Today’s guest post is from Tom Barnes, the brother of a personal trainer I’ve got to know here in Berkshire. In 2009, Tom rowed the Atlantic in a 7-metre boat with just one other person (the boat is now for sale, if you know anyone who’s interested!) Now, I’ve spent a lot of time in sea water, but rowing the Atlantic is a feat I can’t quite wrap my head around. Particularly the bit about spending so much time in the middle of nowhere with just one other person, with only 7-metres of boat to share between you. I asked Tom to tell you about his Atlantic row and the story building up to it. I hope you enjoy it.
In June 2007, I received an email from an old University friend that changed my life. The email was sent to around 15 people and it read along the lines of, “I’m entered to Row the Atlantic in December 2009 and my rowing partner has pulled out. Does anyone fancy it?”
I immediately emailed back and said that I’d always wanted to row the Atlantic; could we meet up? I didn’t hear back from Rich and I thought he’d been inundated with people biting his arm off for this once in a lifetime opportunity. I rang him a week later to find out how he was going to select his new partner. He said, “You’re in – you were the only one who replied!” I guess he’d been holding out for a better offer!
The “Red Arrow” team was formed for the 2009 Woodvale Atlantic Rowing Race which is the race that James Cracknell and Ben Fogle won in 2005. The race is billed as “The World’s Toughest Rowing Race”. It starts in the La Gomera (Canary Islands) and finishes in Antigua with 2,500 miles of Ocean to cross in between. The race is run every 2 years and is open to solo, pairs or fours boats. We were a pairs boat, competing against 20 other pairs teams.
To my mind, there are 2 races we had to complete. The first is to get to the start line. The second is to actually row the Atlantic Ocean. Many teams fail to get to the start line, and I knew this. We had just over 2 years to raise the necessary £75k to cover all our costs, as well as pass the mandatory courses, get our bodies as physically and mentally prepared as we could, do our research and buy all the required equipment and food. All this whilst working full time. The preparation was relentless and exhausting.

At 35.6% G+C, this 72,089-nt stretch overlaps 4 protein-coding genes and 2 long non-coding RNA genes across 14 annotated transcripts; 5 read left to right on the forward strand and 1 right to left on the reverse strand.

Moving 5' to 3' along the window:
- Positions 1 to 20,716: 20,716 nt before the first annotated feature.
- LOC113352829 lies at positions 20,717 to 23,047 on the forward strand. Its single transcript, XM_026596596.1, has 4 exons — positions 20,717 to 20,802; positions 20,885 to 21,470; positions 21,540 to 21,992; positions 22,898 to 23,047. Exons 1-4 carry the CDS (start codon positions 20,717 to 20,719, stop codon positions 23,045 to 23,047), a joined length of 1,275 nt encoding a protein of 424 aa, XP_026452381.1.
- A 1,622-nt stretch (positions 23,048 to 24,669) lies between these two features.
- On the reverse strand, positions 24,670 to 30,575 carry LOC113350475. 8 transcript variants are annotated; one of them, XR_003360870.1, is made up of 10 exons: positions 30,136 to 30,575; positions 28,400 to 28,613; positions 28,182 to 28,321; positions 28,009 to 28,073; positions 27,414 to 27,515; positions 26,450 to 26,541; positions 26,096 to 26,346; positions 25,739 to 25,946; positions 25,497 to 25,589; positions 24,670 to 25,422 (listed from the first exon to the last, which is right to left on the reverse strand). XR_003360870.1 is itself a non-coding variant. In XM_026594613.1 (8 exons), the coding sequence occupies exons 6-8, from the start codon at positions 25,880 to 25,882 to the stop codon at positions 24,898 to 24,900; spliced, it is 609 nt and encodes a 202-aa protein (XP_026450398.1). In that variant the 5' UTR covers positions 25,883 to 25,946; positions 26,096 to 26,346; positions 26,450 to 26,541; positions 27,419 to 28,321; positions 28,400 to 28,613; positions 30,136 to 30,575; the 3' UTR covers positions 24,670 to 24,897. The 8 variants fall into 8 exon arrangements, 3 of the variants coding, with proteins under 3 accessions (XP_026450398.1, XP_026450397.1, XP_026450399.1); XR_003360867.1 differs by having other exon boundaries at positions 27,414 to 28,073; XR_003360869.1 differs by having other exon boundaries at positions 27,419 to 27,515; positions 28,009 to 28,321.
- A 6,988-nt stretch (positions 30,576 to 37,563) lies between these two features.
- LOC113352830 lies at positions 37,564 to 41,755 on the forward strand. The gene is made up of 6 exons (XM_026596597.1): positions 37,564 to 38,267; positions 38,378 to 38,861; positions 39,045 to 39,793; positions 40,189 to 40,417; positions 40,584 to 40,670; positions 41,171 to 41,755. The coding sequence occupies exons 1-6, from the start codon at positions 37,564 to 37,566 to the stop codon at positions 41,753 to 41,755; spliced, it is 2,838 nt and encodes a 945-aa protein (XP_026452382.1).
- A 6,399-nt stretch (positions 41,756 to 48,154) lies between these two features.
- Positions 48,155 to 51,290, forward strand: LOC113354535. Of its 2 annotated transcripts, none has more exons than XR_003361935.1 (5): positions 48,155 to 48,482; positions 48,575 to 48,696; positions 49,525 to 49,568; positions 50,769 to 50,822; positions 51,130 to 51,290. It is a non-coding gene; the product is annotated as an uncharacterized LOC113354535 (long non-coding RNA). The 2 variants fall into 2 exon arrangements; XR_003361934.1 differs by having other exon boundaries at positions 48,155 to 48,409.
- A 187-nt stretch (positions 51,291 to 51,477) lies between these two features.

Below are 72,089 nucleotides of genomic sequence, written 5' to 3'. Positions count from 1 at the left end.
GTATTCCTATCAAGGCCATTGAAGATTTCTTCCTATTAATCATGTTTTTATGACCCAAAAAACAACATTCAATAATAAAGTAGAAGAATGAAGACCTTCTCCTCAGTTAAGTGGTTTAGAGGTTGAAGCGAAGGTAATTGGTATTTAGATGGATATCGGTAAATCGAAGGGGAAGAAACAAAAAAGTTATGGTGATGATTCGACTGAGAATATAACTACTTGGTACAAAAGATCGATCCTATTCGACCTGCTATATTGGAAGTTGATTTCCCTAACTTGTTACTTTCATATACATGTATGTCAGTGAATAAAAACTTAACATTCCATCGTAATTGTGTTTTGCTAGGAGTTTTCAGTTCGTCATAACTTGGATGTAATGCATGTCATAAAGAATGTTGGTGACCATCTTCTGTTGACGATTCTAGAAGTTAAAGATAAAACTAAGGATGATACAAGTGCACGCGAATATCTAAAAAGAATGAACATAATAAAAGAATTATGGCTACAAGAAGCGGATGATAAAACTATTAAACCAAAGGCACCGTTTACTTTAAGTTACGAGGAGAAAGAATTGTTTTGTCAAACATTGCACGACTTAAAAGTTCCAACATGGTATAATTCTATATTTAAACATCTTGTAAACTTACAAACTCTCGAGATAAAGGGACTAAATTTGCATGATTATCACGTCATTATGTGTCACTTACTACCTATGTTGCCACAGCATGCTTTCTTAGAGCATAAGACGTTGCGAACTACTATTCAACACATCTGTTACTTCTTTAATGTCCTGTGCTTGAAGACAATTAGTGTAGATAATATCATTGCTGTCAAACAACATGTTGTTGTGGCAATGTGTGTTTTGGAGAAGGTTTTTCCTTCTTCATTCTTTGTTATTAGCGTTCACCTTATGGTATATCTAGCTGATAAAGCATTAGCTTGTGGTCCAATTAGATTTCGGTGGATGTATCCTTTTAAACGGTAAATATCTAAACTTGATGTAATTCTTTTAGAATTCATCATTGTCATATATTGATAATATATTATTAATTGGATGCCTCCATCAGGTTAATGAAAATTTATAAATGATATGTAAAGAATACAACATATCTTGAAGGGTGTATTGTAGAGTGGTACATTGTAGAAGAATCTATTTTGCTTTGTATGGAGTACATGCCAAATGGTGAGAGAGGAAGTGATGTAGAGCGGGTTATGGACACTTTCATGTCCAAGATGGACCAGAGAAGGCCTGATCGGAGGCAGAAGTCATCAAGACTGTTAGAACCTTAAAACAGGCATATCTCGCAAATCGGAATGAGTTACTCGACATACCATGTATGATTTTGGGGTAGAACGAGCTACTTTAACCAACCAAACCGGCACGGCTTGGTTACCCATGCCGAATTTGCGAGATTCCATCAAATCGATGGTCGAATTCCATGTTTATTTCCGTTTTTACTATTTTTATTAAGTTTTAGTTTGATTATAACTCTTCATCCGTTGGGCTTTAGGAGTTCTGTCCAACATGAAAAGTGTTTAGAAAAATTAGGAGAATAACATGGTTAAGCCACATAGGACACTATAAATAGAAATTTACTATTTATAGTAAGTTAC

I’ve always loved a sporting challenge, but this was going to take me way out of my comfort zone as I’d never rowed or even been to sea before!
With an enormous amount of help and support from our friends and family (and gaining television coverage from Trans World Sport, which helped us attract various corporate sponsors), Red Arrow was shipped to La Gomera. We passed out scrutineering but the race was delayed by over a month because of bad weather.
Finally, on the 4th January 2009, the race started. Our shift pattern was as follows: 2 hours rowing, 2 hours rest, 2 hours rowing…and so on. On a normal day, Rich and I would row for 12 hours each and probably sleep for a total of 4-5 hours maximum, but not all in one go of course. There were many challenges – cramped living conditions, soaring temperature, mental battles, exhaustion, onboard arguments, endless wildlife, huge waves, near misses with huge tankers and constant rowing – but they all made it an amazing experience.
We arrived into Nelsons Dockyard in Antigua on March 17th to a hero’s welcome after 72 days, 8 hours and 43 minutes at sea. We had been utterly self-sufficient that whole time. We came 8th overall in the race and 6th in our class. You can read more about our experience at Row The Atlantic and watch a TransWorldSport video about the race here on YouTube.
Our boat, Red Arrow, is currently in Woking and available for sale. She’s already crossed the Atlantic 4 times. If anyone reading is thinking of entering a Woodvale race, you can be sure Red Arrow will get you across safely! Thanks for reading, Tom Barnes.
Thanks Tom, what an amazing story. I take my (swimming) hat off to you!
Guest post: Tom Barnes on rowing the Atlantic (and boat for sale!) is a post from The Fit Writer blog.